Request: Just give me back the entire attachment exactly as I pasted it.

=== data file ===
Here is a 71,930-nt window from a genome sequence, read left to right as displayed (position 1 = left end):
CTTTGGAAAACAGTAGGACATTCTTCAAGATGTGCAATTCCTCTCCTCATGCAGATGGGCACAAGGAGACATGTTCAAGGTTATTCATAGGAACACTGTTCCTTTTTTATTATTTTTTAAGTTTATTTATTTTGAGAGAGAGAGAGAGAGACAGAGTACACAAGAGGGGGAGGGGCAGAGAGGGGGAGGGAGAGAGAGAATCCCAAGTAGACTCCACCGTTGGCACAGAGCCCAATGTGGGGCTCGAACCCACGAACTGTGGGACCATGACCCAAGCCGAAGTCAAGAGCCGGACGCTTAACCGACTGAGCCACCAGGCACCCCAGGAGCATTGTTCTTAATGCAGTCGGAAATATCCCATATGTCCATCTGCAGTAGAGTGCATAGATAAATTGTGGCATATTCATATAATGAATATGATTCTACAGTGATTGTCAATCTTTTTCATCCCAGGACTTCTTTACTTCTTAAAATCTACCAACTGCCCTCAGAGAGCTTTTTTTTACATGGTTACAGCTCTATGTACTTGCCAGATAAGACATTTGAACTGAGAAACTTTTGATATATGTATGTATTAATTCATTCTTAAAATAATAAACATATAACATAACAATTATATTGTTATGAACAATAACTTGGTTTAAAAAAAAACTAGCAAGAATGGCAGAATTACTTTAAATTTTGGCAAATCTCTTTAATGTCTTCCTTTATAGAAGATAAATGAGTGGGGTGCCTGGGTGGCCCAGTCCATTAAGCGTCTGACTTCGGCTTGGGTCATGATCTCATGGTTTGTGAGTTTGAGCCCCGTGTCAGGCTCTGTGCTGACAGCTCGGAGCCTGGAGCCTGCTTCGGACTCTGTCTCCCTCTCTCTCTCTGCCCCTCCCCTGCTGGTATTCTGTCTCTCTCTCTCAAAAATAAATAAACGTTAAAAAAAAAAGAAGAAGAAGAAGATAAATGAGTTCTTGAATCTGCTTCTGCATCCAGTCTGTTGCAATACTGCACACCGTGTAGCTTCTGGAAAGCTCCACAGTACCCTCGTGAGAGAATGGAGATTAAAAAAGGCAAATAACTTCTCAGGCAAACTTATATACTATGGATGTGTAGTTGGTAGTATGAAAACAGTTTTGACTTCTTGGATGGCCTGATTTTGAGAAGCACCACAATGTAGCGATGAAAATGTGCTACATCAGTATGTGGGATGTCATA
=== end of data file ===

Here is a 71,930-nt window from a genome sequence, read left to right as displayed (position 1 = left end):
CTTTGGAAAACAGTAGGACATTCTTCAAGATGTGCAATTCCTCTCCTCATGCAGATGGGCACAAGGAGACATGTTCAAGGTTATTCATAGGAACACTGTTCCTTTTTTATTATTTTTTAAGTTTATTTATTTTGAGAGAGAGAGAGAGAGACAGAGTACACAAGAGGGGGAGGGGCAGAGAGGGGGAGGGAGAGAGAGAATCCCAAGTAGACTCCACCGTTGGCACAGAGCCCAATGTGGGGCTCGAACCCACGAACTGTGGGACCATGACCCAAGCCGAAGTCAAGAGCCGGACGCTTAACCGACTGAGCCACCAGGCACCCCAGGAGCATTGTTCTTAATGCAGTCGGAAATATCCCATATGTCCATCTGCAGTAGAGTGCATAGATAAATTGTGGCATATTCATATAATGAATATGATTCTACAGTGATTGTCAATCTTTTTCATCCCAGGACTTCTTTACTTCTTAAAATCTACCAACTGCCCTCAGAGAGCTTTTTTTTACATGGTTACAGCTCTATGTACTTGCCAGATAAGACATTTGAACTGAGAAACTTTTGATATATGTATGTATTAATTCATTCTTAAAATAATAAACATATAACATAACAATTATATTGTTATGAACAATAACTTGGTTTAAAAAAAAACTAGCAAGAATGGCAGAATTACTTTAAATTTTGGCAAATCTCTTTAATGTCTTCCTTTATAGAAGATAAATGAGTGGGGTGCCTGGGTGGCCCAGTCCATTAAGCGTCTGACTTCGGCTTGGGTCATGATCTCATGGTTTGTGAGTTTGAGCCCCGTGTCAGGCTCTGTGCTGACAGCTCGGAGCCTGGAGCCTGCTTCGGACTCTGTCTCCCTCTCTCTCTCTGCCCCTCCCCTGCTGGTATTCTGTCTCTCTCTCTCAAAAATAAATAAACGTTAAAAAAAAAAGAAGAAGAAGAAGATAAATGAGTTCTTGAATCTGCTTCTGCATCCAGTCTGTTGCAATACTGCACACCGTGTAGCTTCTGGAAAGCTCCACAGTACCCTCGTGAGAGAATGGAGATTAAAAAAGGCAAATAACTTCTCAGGCAAACTTATATACTATGGATGTGTAGTTGGTAGTATGAAAACAGTTTTGACTTCTTGGATGGCCTGATTTTGAGAAGCACCACAATGTAGCGATGAAAATGTGCTACATCAGTATGTGGGATGTCATA